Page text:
Current Archaeology 399

3 mins read

Around 4,000 years ago, a teenaged girl was laid to rest in what today is Northumberland, about 12km north-west of Newcastle. She would not be alone for long, as the ring- ditched monument in which she lay would soon accommodate the remains of at least five more individuals. Now the sequence of these burials and other insights into the area’s prehistoric past have been revealed, as our cover story reports.

We also visit rural outposts of empire to explore the latest thinking on Romano-British villas. What light can new discoveries and interpretations shed on their role in the cultural and religious landscape – and is it possible to devise a definition that fits them all?

Remaining in the Roman period, we next visit Richborough Roman fort, which reopened to the public last month. The site museum has been completely transformed, showcasing Richborough’s astonishing wealth of finds: what new stories can these objects tell about the fort and the people who lived and worked there?

Our fourth feature spotlights a Shropshire site where a significant example of later prehistoric rock art was uncovered during the digging of a trench for a new fence. We consider the Whixall Stone’s motifs, its contribution to our understanding of ancient artistry, and its uncertain future.

Finally, what does the past smell like to you? Heritage attractions often tap into our sense of smell to help bring history to life, and years after visiting together, my sister and I still use ‘like the JORVIK Viking Centre’ as shorthand for a particular wood-smoky aroma. This month’s ‘In Focus’ features AromaPrime, the company behind many of these scents, which has just celebrated its 50th birthday.

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In This Issue:



Rethinking the role of villas
Were Roman villas solely rural farmsteads, or did they have diverse functions in the social and ritual landscape? We explore a new volume bringing together excavated evidence from sites across Britain.


Tracing life and death on the edge of the Northumberland Coastal Plain
The recent excavation of a ring-ditch in Ponteland has uncovered a complex sequence of early Bronze Age burials, as well as giving wider insights into life in prehistoric Northumberland.


Reimagining Richborough Roman fort
Richborough is often regarded as a key link between Roman Britain and the Continent. What has a recent transformation of the site’s museum collections revealed about this influential place?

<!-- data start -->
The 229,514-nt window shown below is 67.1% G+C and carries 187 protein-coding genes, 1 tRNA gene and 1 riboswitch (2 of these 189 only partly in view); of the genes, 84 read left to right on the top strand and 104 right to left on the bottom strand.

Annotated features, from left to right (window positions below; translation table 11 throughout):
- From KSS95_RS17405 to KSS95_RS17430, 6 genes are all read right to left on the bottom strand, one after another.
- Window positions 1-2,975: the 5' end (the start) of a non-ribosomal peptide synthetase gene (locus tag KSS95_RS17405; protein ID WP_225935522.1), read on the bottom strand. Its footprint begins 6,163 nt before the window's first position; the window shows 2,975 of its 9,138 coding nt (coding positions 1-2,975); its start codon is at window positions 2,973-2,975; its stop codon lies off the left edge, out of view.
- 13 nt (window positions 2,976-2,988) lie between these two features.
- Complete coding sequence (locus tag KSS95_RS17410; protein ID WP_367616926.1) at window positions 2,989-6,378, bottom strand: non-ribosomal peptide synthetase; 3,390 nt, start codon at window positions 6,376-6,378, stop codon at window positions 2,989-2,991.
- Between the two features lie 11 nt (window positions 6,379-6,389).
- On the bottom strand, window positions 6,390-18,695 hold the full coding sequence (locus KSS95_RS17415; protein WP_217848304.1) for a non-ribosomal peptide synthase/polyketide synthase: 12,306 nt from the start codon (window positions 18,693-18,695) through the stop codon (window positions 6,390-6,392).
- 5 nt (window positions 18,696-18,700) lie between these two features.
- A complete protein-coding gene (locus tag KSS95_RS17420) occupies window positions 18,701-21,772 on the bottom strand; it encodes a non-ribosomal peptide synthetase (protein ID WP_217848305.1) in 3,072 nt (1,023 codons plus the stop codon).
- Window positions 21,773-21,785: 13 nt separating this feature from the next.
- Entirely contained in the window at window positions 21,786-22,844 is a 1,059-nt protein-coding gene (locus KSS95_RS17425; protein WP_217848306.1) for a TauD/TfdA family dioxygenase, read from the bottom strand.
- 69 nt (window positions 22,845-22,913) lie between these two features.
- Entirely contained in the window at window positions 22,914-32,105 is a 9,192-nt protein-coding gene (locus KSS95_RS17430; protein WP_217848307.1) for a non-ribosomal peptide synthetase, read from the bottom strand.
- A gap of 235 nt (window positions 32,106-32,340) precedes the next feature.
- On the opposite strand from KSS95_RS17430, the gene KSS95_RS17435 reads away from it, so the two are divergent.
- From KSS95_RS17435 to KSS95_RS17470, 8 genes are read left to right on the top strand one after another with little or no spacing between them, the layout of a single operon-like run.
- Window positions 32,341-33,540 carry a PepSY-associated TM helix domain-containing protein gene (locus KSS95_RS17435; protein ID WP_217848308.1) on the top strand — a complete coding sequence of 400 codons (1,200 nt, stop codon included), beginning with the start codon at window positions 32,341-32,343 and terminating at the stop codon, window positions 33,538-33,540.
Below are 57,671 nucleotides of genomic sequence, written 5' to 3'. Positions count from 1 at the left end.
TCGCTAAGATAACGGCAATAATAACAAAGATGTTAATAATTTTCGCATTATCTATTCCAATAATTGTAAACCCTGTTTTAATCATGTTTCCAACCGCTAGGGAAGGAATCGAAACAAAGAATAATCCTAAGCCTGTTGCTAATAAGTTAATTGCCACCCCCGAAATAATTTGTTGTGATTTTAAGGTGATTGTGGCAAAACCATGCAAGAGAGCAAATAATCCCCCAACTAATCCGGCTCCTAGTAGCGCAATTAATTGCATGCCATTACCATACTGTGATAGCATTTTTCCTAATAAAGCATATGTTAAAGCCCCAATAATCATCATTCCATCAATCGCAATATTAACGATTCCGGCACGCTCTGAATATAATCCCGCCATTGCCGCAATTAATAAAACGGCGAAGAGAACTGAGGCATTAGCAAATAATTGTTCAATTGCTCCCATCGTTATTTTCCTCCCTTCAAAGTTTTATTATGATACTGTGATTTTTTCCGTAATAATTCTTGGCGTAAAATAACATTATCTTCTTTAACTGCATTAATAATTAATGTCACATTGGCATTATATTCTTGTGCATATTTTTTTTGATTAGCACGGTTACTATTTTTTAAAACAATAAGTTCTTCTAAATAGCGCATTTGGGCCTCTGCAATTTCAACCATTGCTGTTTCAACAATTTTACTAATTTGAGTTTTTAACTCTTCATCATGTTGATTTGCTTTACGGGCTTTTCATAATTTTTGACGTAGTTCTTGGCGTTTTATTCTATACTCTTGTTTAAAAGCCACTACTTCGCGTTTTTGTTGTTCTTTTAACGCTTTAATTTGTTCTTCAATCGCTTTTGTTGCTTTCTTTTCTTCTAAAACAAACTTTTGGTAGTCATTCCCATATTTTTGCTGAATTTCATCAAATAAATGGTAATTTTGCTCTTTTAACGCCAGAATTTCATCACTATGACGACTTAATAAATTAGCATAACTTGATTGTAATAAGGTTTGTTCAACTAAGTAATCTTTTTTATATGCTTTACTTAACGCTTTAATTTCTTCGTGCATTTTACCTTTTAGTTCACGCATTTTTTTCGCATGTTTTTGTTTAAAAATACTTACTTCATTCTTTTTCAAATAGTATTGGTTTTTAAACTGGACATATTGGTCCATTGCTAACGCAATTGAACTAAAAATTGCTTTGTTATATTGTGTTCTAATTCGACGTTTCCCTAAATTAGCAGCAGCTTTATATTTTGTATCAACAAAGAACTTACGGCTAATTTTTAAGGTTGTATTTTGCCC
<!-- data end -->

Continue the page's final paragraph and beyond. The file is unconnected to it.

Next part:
Tracing a later prehistoric engraved stone from Shropshire
What can a rock carved with motifs of concentric circles and cup-and-ring designs, found near Whixall in Shropshire, add to our understanding of rock art in this part of the country, where other examples are notably scarce?


How ancient odours can bring the past to life
For the last 50 years, AromaPrime – and its predecessor Dale Air – have been creating specialist scents to capture both memory and imagination. Today, their customers range from amusement parks to museums, all hoping to transport their visitors to a specific period of the past through smell.


Multi-period cemetery discovered in West Yorkshire; Domesday pottery location excavated in Gloucestershire; Bronze Age and Roman occupation found near Newquay; Roman mosaic uncovered in Buckinghamshire; Major Roman bathhouses revealed in Carlisle; Science Notes; Earliest-known true tartan identified; Finds Tray


Anglo-Saxon ivory: exploring exotic artefacts from Scremby’s early medieval cemetery


Joe Flatman excavates the CA archive

Deciphering the Stone of Destiny: The Engine Shed, Stirling

Doggerland: lost world under the North Sea; Whispering Walls: First World War graffiti; Signalling and Performance: ancient rock art in Britain and Ireland; Rethinking Roundhouses: later prehistoric settlement in Britain and beyond; Tarradale Through Time: community archaeology on the Black Isle; The Public Archaeology of Treasure

The latest on acquisitions, exhibitions, and key decisions

Rendelsham Revealed: the heart of a kingdom AD 400-800 at Sutton Hoo

Our selection of exhibitions and events, as well as historical, archaeological, and cultural resources from around the world that are still available online.

Chris Catling’s irreverent take on heritage issues

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